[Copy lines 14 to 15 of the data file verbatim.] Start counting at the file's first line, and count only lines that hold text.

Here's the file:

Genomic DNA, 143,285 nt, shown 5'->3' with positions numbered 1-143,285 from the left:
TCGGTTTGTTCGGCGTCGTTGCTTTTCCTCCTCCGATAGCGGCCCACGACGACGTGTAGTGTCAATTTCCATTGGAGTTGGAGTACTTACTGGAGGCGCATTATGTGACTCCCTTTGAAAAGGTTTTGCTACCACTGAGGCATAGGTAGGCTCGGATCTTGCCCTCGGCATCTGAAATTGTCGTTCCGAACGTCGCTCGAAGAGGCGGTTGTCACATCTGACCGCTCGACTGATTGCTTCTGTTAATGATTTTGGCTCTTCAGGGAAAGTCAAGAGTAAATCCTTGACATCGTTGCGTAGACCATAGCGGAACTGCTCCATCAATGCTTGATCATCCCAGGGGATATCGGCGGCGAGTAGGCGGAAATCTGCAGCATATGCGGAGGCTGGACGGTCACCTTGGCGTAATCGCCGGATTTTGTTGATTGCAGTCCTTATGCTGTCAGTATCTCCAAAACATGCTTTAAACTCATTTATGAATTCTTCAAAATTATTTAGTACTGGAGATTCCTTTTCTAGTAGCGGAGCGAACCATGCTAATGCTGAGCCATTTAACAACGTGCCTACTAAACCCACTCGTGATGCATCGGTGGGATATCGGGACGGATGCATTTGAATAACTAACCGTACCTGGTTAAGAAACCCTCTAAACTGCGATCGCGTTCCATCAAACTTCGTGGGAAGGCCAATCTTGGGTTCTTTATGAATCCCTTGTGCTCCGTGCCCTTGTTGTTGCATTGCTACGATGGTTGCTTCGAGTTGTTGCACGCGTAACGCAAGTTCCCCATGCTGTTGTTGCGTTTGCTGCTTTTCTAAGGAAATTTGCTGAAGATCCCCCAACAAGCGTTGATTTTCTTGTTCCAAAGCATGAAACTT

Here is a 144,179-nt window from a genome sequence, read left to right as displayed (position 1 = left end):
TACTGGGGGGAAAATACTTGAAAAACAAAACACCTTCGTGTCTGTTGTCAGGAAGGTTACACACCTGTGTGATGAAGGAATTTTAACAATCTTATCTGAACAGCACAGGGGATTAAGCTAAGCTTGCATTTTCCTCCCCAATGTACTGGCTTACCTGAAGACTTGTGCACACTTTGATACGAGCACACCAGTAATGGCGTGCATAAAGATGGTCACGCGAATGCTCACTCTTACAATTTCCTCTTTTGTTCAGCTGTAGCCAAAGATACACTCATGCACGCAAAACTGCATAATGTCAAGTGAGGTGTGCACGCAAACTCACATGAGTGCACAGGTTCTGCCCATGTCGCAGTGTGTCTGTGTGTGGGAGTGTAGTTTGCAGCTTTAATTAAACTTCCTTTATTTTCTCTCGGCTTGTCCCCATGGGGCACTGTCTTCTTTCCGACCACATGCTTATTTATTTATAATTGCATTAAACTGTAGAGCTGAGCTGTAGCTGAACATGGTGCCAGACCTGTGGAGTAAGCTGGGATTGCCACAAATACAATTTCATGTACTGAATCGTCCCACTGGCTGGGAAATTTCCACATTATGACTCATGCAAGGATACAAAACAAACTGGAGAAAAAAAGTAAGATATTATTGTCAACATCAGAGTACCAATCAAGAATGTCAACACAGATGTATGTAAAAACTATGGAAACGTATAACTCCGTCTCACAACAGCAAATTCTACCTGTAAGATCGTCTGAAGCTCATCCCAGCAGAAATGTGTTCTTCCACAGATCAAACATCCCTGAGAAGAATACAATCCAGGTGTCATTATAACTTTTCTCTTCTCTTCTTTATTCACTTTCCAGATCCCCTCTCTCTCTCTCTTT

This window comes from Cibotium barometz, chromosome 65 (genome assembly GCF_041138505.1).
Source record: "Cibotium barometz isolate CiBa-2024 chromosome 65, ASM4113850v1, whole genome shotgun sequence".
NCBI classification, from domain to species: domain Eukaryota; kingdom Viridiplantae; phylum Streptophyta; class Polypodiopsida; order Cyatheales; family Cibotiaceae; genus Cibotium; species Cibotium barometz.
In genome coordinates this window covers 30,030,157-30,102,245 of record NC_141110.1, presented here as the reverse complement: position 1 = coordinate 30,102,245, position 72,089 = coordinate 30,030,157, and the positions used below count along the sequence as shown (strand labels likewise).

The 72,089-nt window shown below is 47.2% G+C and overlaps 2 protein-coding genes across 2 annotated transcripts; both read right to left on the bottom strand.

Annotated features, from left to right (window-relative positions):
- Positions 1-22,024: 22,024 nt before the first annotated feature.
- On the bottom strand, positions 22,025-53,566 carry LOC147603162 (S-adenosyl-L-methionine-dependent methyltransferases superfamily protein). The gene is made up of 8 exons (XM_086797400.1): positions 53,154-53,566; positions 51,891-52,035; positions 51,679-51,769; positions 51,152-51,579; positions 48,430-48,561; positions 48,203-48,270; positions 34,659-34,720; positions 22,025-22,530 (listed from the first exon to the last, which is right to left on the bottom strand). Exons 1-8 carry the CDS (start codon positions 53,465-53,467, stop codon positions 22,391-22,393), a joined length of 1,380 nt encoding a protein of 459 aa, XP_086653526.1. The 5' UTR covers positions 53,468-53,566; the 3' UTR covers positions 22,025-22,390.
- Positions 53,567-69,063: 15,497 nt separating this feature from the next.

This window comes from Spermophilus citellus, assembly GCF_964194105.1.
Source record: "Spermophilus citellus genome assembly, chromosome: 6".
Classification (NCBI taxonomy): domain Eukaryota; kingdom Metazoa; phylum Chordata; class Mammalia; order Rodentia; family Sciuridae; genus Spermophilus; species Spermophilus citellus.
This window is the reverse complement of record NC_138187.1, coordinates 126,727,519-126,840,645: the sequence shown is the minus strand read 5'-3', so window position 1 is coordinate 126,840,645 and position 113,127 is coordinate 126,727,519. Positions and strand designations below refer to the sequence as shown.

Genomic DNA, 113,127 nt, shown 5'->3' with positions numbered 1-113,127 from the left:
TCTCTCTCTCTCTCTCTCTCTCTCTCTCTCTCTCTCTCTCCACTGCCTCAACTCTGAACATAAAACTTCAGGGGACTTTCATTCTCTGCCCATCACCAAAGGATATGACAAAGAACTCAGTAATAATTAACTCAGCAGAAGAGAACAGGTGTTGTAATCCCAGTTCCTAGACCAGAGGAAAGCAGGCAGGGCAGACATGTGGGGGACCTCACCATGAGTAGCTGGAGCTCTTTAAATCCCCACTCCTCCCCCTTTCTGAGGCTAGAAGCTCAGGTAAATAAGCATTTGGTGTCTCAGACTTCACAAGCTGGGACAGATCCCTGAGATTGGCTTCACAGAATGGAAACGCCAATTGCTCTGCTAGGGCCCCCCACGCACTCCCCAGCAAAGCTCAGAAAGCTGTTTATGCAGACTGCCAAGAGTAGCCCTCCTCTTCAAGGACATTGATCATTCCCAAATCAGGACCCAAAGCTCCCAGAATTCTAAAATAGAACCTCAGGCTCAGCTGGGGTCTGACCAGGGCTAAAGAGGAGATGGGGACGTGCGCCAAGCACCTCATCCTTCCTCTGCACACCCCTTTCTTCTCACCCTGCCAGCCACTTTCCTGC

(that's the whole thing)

This window comes from Spermophilus citellus, assembly GCF_964194105.1.
Source record: "Spermophilus citellus genome assembly, chromosome: 6".